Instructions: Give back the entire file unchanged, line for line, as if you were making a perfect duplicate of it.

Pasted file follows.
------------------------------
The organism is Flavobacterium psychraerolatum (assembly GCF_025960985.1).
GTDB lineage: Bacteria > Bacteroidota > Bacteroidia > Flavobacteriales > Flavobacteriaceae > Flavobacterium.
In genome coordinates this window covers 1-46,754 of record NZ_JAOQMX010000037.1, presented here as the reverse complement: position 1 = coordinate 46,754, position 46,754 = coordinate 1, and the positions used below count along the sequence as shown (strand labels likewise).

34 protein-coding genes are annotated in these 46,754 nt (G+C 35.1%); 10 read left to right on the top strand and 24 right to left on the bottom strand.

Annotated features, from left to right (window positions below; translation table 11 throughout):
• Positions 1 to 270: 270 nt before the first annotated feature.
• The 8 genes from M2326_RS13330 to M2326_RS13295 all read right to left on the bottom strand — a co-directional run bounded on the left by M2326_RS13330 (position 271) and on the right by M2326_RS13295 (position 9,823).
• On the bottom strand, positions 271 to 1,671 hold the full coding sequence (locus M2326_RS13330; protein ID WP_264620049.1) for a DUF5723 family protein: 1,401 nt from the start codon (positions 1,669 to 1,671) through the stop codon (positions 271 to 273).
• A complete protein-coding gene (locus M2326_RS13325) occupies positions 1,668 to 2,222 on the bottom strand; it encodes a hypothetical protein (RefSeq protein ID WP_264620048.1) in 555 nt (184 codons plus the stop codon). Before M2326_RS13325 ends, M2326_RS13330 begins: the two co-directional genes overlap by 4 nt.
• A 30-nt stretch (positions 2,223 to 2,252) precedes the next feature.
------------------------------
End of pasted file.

The organism is Flavobacterium psychraerolatum (assembly GCF_025960985.1).
GTDB lineage: Bacteria > Bacteroidota > Bacteroidia > Flavobacteriales > Flavobacteriaceae > Flavobacterium.
In genome coordinates this window covers 1-46,754 of record NZ_JAOQMX010000037.1, presented here as the reverse complement: position 1 = coordinate 46,754, position 46,754 = coordinate 1, and the positions used below count along the sequence as shown (strand labels likewise).

34 protein-coding genes are annotated in these 46,754 nt (G+C 35.1%); 10 read left to right on the top strand and 24 right to left on the bottom strand.

Annotated features, from left to right (window positions below; translation table 11 throughout):
• Positions 1 to 270: 270 nt before the first annotated feature.
• The 8 genes from M2326_RS13330 to M2326_RS13295 all read right to left on the bottom strand — a co-directional run bounded on the left by M2326_RS13330 (position 271) and on the right by M2326_RS13295 (position 9,823).
• On the bottom strand, positions 271 to 1,671 hold the full coding sequence (locus M2326_RS13330; protein ID WP_264620049.1) for a DUF5723 family protein: 1,401 nt from the start codon (positions 1,669 to 1,671) through the stop codon (positions 271 to 273).
• A complete protein-coding gene (locus M2326_RS13325) occupies positions 1,668 to 2,222 on the bottom strand; it encodes a hypothetical protein (RefSeq protein ID WP_264620048.1) in 555 nt (184 codons plus the stop codon). Before M2326_RS13325 ends, M2326_RS13330 begins: the two co-directional genes overlap by 4 nt.
• A 30-nt stretch (positions 2,223 to 2,252) precedes the next feature.